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Taking the lead - celebrating women at the top

The female lead - celebrating women at the top

Breaking the bias is this year’s theme for International Women’s Day. With a 50:50 male-female split on our executive leadership team, and above-average female representation in leadership roles, we’re celebrating the powerful women who are setting the tone for our continued growth.

International Women's Day 2022 

International Women’s Day 2022 focuses on ‘breaking the bias’, a call to end discrimination and achieve a society that’s diverse, equitable and inclusive.  

There’s a lot to do. Even through rose-tinted glasses the UK is still 112 years off closing the gender pay gap, which sits at 7.9% for average earners and 16.1% for those in high paid positions. We’ll also be waiting 60 years for the share of women in full time employment to match the share of men. The UK economy would be tickled pink to the tune of £48 billion should we increase the number of women in work - the whole country would be healthier and happier, too.  

But change is in motion. Recent data has shown that almost 40% of UK FTSE 100 board positions are now held by women, putting the UK second in international rankings for board representation compared with 12.5% 10 years ago.  

We’re proud that behind the scenes, Scottish Enterprise has more women in leadership roles than average and a clean 50:50 split across our leadership team, along with flexible working and enhanced parental leave. Clearly, something’s going right, so who better to discuss what it’s like to be a woman in business than a handful of our own people.  

Discover their career ups and downs, their opinions on equality, and the advice they have for those in their wake.  

"There are lots of businesses out there, whether start-up social enterprises or companies making millions, that have different women from varied backgrounds at the helm but they all have a common thread – they want to make a positive difference. Call it leadership, call it tomato soup, whatever. But it’s the way of business in the future."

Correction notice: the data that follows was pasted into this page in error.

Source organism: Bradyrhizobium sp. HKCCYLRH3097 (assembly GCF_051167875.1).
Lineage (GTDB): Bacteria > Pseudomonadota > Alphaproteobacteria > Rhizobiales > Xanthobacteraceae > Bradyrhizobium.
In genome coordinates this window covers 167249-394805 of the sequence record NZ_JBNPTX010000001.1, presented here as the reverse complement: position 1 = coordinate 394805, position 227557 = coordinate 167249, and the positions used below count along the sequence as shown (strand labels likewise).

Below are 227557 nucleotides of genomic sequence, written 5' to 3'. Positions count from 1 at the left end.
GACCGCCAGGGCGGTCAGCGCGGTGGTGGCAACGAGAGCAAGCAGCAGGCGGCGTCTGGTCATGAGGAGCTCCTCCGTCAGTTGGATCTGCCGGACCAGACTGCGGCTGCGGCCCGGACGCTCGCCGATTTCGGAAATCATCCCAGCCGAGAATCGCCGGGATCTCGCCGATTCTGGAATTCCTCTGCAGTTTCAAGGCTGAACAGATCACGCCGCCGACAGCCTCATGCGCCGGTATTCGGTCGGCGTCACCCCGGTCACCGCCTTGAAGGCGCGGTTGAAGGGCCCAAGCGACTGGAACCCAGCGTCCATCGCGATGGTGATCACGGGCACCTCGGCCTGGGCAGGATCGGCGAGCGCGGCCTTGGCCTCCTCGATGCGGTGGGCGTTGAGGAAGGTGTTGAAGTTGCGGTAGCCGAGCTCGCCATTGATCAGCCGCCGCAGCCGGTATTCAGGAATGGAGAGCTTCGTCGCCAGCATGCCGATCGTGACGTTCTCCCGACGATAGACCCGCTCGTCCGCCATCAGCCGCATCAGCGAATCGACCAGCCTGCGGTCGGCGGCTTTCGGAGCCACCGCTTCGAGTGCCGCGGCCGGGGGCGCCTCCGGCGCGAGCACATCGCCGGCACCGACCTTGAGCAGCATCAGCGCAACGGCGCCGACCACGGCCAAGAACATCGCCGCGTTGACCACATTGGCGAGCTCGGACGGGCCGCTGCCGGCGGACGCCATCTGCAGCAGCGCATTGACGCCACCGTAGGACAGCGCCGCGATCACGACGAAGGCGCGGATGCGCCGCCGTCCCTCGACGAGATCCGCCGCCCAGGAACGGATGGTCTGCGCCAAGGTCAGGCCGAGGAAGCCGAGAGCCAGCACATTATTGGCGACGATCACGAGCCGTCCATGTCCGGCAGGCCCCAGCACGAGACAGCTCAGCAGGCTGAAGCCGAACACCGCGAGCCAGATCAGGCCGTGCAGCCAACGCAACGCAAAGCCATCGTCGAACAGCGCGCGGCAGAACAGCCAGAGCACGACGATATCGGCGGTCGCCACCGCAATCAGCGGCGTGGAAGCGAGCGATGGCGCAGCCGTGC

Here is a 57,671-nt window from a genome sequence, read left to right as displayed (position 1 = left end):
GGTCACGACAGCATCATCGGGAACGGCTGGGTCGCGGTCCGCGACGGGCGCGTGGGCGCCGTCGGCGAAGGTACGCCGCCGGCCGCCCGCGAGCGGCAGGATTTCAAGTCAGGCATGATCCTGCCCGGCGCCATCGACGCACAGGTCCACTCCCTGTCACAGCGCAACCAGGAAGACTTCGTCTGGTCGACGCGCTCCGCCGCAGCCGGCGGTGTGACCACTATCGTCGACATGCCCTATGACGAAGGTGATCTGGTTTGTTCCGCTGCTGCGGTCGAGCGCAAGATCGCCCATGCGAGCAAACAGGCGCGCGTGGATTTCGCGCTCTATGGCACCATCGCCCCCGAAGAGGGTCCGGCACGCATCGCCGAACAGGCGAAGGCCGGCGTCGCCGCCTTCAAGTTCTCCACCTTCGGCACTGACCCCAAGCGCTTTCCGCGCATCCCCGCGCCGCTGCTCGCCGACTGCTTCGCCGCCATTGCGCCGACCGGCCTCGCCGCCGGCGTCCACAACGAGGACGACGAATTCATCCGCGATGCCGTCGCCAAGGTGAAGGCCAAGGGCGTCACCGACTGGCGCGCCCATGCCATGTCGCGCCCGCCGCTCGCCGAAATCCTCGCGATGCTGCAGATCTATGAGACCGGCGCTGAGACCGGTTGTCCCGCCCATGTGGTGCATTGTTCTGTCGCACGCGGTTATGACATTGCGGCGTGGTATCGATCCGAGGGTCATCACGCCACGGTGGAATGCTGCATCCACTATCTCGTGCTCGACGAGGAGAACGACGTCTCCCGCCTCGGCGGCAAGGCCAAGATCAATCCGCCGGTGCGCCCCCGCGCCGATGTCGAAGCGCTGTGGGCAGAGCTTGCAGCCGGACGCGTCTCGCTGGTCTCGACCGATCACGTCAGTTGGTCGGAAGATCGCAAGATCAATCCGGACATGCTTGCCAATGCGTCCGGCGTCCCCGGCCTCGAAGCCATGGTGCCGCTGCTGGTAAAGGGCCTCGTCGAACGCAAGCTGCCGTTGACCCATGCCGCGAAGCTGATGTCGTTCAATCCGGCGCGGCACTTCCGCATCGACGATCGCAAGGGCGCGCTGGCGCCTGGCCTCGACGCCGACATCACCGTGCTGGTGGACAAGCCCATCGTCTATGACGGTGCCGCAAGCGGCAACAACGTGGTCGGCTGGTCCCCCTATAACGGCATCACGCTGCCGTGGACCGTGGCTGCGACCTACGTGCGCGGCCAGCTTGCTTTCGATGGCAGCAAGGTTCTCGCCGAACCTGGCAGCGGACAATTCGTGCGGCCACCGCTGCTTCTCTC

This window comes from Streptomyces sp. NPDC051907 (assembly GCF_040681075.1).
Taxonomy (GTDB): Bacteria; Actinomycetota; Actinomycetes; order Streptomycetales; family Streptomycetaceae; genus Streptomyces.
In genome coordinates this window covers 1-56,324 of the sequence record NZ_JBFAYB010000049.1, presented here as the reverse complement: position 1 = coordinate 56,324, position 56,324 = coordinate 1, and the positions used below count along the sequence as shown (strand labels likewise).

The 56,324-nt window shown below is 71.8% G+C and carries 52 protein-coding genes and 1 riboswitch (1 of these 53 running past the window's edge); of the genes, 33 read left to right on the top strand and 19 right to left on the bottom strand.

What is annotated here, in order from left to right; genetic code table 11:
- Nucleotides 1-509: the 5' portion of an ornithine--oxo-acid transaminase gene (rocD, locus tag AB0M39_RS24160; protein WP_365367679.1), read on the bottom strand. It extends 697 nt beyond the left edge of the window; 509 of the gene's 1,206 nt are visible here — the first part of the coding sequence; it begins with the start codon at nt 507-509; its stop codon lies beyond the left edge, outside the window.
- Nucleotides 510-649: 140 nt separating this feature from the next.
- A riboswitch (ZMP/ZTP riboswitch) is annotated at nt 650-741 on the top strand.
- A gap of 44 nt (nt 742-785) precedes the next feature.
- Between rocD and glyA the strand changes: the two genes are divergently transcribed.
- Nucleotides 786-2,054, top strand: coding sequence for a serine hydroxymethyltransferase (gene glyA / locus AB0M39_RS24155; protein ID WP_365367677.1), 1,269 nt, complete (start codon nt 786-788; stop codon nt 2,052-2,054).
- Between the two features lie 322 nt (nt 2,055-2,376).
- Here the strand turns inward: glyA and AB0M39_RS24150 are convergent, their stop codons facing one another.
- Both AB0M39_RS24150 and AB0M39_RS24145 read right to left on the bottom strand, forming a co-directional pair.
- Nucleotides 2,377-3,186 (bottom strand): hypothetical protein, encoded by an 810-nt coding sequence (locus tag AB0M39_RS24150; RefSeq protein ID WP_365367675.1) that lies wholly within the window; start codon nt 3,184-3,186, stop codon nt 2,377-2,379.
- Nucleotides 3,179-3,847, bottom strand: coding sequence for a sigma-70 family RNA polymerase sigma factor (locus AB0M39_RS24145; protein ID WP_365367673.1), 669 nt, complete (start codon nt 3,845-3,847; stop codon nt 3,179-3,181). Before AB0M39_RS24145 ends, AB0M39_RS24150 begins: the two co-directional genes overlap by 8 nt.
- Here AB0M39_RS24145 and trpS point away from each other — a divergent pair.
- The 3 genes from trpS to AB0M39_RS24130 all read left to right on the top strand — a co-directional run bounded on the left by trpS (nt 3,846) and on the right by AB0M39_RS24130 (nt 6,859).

Ana Gallardo, Team Leader, Entrepreneurial Development

Ana's story

"I lead the Entrepreneurial Development Team, we’re a relatively small group of people focused on building entrepreneurial capability and capacity in the Scottish ecosystem. I started when I was nearly eight months pregnant and came back officially after parental leave which was an odd way to start. 

It was great, though, because it felt like a passion project rather than a job sometimes. The team I started in worked with universities on technology and commercialisation research, so it was very close to my heart - I’m a physicist by training, I love science. Having the opportunity to collaborate with diverse groups of people on projects that could make a difference was a complete joy. 

Breaking the bias

Things haven’t always been like that and unfortunately, I have plenty of examples of bias I’ve experienced due to my gender. For example, when I was at university in Spain a group of students held and published an annual ‘ugliest year of intake’ competition. The usual targets were the maths and physics departments, and it was always girls’ photos. That year, we won. Of the thirty people in my class that graduated, only one other was female.  

This is a huge example of bias I witnessed, but there’s also a whole minutia of things that are just as impactful. When I was doing my PhD in biosensors, there were never lab suits that fit me, they were all sized to fit the average man and therefore too big. For those experiments, you need to close everything off so that there are no hair or particles that can escape – I walked about with hundreds of hair ties to make my suit as secure and safe as possible, because it was not only about the integrity of the experiment but about personal safety. A lot of the chemicals were dangerous and carcinogenic if exposed to bare skin or inhaled. Inclusivity makes everything safer.